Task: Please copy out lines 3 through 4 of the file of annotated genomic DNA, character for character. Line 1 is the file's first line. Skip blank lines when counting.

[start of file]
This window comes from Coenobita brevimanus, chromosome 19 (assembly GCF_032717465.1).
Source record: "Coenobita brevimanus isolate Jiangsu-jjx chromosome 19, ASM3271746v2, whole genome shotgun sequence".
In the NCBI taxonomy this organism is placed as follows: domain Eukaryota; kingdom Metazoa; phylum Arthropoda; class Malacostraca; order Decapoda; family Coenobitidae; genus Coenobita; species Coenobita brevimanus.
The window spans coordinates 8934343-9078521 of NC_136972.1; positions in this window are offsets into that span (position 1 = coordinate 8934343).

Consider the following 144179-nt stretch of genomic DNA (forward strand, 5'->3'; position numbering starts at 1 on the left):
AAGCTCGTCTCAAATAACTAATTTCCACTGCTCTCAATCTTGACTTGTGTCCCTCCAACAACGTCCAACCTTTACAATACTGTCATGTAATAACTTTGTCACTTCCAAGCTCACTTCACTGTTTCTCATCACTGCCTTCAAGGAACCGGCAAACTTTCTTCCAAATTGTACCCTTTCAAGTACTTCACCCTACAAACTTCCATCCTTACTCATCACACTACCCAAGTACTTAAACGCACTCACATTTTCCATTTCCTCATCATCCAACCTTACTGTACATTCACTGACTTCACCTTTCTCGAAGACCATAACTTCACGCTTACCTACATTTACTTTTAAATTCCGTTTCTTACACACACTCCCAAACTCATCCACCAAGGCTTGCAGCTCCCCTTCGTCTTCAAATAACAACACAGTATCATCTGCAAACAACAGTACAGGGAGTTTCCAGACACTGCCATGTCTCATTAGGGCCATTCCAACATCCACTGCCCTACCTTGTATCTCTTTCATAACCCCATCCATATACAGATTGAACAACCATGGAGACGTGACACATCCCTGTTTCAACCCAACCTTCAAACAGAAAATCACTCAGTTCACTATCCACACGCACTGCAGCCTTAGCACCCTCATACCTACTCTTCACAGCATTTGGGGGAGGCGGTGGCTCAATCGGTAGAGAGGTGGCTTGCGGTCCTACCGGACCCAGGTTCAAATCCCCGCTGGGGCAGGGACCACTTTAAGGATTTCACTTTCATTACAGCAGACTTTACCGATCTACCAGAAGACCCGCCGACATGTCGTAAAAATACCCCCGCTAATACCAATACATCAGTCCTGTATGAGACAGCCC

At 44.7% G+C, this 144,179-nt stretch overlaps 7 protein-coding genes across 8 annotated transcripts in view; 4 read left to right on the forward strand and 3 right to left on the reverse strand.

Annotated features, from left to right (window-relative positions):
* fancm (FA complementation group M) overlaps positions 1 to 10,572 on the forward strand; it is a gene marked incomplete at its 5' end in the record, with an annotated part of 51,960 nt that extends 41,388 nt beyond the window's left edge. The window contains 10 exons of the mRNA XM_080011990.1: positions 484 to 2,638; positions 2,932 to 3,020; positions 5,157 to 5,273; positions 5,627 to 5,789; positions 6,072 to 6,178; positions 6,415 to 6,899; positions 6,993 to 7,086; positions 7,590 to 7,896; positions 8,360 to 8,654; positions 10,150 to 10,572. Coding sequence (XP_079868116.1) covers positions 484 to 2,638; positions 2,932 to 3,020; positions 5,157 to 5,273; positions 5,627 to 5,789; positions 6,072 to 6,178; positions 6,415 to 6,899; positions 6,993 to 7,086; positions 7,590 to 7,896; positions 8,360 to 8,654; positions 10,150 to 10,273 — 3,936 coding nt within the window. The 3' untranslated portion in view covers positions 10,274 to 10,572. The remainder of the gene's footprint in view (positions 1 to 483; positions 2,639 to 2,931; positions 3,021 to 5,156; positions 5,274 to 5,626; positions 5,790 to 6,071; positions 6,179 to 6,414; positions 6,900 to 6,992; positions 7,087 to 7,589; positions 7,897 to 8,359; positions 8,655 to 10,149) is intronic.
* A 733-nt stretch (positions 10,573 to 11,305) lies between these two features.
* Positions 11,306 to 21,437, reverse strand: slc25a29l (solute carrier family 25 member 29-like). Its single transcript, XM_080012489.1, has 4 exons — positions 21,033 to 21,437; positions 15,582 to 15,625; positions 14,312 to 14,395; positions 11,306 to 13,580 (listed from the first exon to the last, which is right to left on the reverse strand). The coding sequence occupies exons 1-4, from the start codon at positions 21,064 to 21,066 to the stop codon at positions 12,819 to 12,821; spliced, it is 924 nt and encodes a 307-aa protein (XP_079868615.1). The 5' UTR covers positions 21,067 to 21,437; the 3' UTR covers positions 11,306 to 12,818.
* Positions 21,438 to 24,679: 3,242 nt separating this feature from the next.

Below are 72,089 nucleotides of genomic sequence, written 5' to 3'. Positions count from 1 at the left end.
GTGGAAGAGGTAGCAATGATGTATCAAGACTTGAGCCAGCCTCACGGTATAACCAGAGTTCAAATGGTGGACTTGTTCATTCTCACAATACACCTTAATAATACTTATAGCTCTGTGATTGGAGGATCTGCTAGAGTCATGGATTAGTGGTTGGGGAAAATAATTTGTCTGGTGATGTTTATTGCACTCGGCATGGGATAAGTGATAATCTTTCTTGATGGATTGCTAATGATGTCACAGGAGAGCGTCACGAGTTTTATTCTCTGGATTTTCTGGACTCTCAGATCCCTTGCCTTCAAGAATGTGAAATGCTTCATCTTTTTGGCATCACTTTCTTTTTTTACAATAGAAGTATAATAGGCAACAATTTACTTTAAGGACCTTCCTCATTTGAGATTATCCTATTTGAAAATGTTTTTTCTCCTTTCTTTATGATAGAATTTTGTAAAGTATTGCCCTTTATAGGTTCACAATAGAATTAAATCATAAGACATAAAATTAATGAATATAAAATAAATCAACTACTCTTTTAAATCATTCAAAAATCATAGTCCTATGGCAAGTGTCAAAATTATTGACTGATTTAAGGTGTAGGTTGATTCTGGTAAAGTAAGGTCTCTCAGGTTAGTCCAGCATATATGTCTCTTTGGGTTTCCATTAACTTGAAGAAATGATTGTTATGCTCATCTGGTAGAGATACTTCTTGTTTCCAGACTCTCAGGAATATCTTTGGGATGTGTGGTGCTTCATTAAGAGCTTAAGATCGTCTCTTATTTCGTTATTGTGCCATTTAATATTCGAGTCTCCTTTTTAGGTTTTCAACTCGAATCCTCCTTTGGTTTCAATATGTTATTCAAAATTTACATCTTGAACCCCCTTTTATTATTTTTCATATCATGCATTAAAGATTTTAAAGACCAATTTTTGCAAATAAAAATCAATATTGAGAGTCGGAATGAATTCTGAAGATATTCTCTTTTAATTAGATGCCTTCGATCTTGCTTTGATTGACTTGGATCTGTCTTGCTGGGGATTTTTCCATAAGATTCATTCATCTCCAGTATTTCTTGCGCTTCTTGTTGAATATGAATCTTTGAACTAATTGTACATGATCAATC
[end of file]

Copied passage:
In the NCBI taxonomy this organism is placed as follows: domain Eukaryota; kingdom Metazoa; phylum Arthropoda; class Malacostraca; order Decapoda; family Coenobitidae; genus Coenobita; species Coenobita brevimanus.
The window spans coordinates 8934343-9078521 of NC_136972.1; positions in this window are offsets into that span (position 1 = coordinate 8934343).